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Windows XP's user share plunge not real, just a data adjustment

Gregg Keizer | Nov. 6, 2014
Net Applications says XP dropped like a stone because the company yanked some Chinese websites from its tallies.

windows xp pc

The Internet metrics company that claimed Windows XP's user share plummeted by a record amount last month said Tuesday that it had struck several Chinese websites from its tallies, causing the dramatic decline.

Net Applications argued that its estimates are now "more accurate."

The California company's data, which is widely used by the media to track the ups and downs of browsers and operating systems, had reported October's numbers on Saturday. According to its estimates, Windows XP's user share had plunged a record 6.7 percentage points last month, while Windows 8 had soared by 4.5 points, also a record.

On Monday, the firm acknowledged a problem with the data. "We are still researching, but it does appear to be an anomaly," said Vince Vizzaccaro, head of marketing for Net Applications, in an email reply to questions over the weekend about the validity of the Windows XP and Windows 8 changes.

On Tuesday, Net Applications explained why Windows' XP's user share had fallen off the proverbial cliff.

"This drop was primarily caused by a major change in the network of sites we have in China," the company said in a statement. "A group of large Chinese publishers with a very large number of visitors per day had audiences heavily skewed towards Windows XP (nearly 100% XP). In researching the nature of the sites, we determined they were not appropriate for our network. We removed those publishers ourselves, which caused the shift since Chinese traffic is weighted higher due to lower coverage."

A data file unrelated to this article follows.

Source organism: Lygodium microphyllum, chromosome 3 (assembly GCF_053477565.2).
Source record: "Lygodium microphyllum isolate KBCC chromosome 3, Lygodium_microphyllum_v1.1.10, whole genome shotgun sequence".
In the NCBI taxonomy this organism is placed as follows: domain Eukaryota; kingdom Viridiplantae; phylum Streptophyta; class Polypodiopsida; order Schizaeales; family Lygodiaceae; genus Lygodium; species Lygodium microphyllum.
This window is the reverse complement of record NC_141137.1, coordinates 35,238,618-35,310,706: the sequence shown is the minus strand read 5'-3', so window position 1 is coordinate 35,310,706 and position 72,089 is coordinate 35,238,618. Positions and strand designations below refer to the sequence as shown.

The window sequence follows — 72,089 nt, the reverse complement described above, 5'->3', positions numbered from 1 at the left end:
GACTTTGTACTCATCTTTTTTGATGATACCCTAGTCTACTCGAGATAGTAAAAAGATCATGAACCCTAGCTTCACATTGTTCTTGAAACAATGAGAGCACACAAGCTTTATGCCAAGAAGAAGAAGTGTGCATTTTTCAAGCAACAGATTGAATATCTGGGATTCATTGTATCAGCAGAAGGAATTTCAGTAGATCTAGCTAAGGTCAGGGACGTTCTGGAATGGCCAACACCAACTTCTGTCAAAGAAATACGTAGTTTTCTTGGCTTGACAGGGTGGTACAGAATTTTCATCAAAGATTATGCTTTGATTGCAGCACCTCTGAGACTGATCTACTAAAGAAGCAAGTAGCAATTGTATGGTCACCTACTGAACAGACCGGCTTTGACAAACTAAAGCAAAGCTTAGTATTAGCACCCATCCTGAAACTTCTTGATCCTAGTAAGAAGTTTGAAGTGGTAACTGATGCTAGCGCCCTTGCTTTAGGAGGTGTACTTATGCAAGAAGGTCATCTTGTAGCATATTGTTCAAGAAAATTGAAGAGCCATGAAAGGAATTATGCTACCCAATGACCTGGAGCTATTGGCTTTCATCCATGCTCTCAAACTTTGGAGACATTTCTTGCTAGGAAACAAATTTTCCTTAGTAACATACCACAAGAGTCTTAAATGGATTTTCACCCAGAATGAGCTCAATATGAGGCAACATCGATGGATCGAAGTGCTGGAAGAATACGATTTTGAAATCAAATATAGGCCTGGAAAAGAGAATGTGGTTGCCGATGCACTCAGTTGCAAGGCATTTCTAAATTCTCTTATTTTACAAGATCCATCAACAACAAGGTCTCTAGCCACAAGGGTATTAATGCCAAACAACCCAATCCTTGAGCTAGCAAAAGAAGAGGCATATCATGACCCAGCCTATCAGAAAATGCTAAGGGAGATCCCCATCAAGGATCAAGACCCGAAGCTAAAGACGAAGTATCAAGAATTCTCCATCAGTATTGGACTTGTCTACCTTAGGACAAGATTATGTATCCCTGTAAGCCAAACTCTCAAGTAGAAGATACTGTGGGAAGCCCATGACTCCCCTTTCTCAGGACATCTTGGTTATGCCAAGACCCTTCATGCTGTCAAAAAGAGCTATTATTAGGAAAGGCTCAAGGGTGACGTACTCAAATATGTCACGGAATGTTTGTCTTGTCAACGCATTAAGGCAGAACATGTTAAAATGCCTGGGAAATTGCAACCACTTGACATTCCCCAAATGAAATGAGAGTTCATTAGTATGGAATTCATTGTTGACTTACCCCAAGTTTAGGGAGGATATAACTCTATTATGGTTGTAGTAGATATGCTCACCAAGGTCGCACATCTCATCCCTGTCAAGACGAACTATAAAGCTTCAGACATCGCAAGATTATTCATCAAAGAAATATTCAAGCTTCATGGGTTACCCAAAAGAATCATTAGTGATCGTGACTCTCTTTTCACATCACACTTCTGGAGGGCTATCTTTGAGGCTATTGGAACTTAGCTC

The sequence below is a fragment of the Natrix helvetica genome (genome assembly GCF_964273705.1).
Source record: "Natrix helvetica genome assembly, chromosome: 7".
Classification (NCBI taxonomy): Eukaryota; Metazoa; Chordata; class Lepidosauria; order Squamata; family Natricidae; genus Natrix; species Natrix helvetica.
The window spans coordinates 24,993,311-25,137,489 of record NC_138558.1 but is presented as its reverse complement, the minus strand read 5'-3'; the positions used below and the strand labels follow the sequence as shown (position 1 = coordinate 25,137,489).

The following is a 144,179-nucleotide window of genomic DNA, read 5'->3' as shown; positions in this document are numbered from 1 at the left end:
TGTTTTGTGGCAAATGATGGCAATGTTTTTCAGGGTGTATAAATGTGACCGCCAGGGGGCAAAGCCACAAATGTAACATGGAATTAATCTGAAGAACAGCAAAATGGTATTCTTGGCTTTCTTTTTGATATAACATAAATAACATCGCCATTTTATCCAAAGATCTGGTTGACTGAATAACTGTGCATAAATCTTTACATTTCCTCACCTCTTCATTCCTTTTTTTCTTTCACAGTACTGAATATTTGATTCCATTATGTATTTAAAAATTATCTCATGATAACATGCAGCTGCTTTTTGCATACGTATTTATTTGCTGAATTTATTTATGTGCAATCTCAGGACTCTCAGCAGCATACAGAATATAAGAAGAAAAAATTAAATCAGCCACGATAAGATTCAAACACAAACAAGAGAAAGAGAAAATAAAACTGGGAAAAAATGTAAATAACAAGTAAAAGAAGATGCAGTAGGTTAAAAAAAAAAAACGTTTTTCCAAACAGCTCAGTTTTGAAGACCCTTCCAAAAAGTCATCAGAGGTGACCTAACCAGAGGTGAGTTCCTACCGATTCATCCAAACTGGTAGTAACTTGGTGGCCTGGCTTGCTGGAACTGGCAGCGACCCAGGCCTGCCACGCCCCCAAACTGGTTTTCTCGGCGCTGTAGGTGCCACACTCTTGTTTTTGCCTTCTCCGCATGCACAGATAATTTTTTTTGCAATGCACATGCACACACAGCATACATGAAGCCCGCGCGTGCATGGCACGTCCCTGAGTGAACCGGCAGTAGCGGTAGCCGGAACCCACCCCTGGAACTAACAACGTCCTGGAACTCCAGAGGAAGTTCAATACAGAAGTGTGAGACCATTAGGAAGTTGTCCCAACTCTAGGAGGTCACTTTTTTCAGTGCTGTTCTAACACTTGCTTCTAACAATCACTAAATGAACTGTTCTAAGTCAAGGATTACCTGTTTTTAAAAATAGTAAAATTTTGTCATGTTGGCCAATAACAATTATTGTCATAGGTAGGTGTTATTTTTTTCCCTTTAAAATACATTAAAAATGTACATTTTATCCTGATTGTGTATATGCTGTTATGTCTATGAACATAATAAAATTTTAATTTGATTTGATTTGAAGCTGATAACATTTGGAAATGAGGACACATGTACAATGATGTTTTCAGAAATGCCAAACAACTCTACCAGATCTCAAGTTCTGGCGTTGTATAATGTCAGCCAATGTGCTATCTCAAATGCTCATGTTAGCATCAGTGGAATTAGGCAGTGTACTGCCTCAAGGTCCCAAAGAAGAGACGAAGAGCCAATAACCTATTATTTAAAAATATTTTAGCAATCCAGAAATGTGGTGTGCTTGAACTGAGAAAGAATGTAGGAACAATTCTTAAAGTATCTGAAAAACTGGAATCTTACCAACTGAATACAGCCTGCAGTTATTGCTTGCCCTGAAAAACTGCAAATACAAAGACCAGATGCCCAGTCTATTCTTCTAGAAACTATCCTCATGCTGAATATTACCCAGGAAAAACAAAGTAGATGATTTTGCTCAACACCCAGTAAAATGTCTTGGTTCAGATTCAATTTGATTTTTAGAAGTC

Net Applications weights website visitor tallies by country using estimates of each nation's online population, a way to account for markets where it has little actual data, and balance those against countries where it has considerable amounts of information. Because Net Applications collects significantly less data from China, for example, than it does from the U.S., each visitor from China is "worth" more to the result than one from the United States.

Net Applications did not say why the sites it yanked were suddenly "not appropriate" after they had been used to calculate user share previously. And in a follow-up email, Vizzaccaro declined to describe or name the Chinese sites that affected the data. However, he did say that Net Applications drops sites for several reasons, including "gaming" its analytics and receiving traffic from bots, browser toolbars or other automated page-view generators.

The company argued that by scrubbing out the Chinese websites' tallies, the result is a better picture of the percentages of the world's personal computers that run Windows XP and other operating systems. "The current data set is more accurate than in the past due to this," Net Applications said.

 

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